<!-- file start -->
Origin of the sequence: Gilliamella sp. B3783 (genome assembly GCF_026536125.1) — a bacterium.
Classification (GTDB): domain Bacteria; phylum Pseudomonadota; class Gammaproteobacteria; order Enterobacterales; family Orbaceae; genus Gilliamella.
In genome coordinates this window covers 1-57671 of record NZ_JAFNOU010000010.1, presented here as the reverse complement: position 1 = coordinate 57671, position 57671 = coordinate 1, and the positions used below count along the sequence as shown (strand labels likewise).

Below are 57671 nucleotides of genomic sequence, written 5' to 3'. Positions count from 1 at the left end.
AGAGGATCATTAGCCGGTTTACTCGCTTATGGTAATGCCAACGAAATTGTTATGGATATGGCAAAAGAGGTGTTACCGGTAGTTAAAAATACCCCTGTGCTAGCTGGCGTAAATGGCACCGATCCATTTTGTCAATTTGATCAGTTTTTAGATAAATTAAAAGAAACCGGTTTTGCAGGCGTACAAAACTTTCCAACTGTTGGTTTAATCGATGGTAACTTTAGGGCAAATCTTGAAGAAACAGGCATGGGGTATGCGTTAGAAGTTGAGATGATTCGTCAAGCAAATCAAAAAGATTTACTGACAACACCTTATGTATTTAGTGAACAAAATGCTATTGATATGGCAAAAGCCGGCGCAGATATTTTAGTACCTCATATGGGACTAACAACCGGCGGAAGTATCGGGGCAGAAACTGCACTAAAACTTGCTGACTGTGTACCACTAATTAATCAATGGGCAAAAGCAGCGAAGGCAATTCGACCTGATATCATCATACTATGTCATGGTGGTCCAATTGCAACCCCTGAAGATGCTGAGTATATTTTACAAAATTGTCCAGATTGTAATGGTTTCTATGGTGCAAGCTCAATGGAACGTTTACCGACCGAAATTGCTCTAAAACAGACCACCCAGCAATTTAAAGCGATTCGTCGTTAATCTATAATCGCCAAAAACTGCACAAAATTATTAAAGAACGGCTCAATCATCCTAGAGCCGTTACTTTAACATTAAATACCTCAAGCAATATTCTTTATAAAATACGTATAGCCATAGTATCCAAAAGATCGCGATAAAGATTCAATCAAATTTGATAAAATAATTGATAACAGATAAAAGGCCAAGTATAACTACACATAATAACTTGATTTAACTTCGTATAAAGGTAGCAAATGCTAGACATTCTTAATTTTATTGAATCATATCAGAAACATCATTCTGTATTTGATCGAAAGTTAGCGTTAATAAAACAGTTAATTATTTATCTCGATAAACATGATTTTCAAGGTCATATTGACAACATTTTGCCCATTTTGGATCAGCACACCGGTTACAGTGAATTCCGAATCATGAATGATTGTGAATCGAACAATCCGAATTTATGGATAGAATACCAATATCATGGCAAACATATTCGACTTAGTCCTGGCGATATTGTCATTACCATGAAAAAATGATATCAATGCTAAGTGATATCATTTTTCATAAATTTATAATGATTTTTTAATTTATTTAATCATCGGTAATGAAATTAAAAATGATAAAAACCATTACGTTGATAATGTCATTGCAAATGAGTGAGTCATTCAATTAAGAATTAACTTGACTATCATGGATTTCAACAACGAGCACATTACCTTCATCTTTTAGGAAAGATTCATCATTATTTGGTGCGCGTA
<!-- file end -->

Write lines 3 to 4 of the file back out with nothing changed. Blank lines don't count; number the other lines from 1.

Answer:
In genome coordinates this window covers 1-57671 of record NZ_JAFNOU010000010.1, presented here as the reverse complement: position 1 = coordinate 57671, position 57671 = coordinate 1, and the positions used below count along the sequence as shown (strand labels likewise).

Below are 57671 nucleotides of genomic sequence, written 5' to 3'. Positions count from 1 at the left end.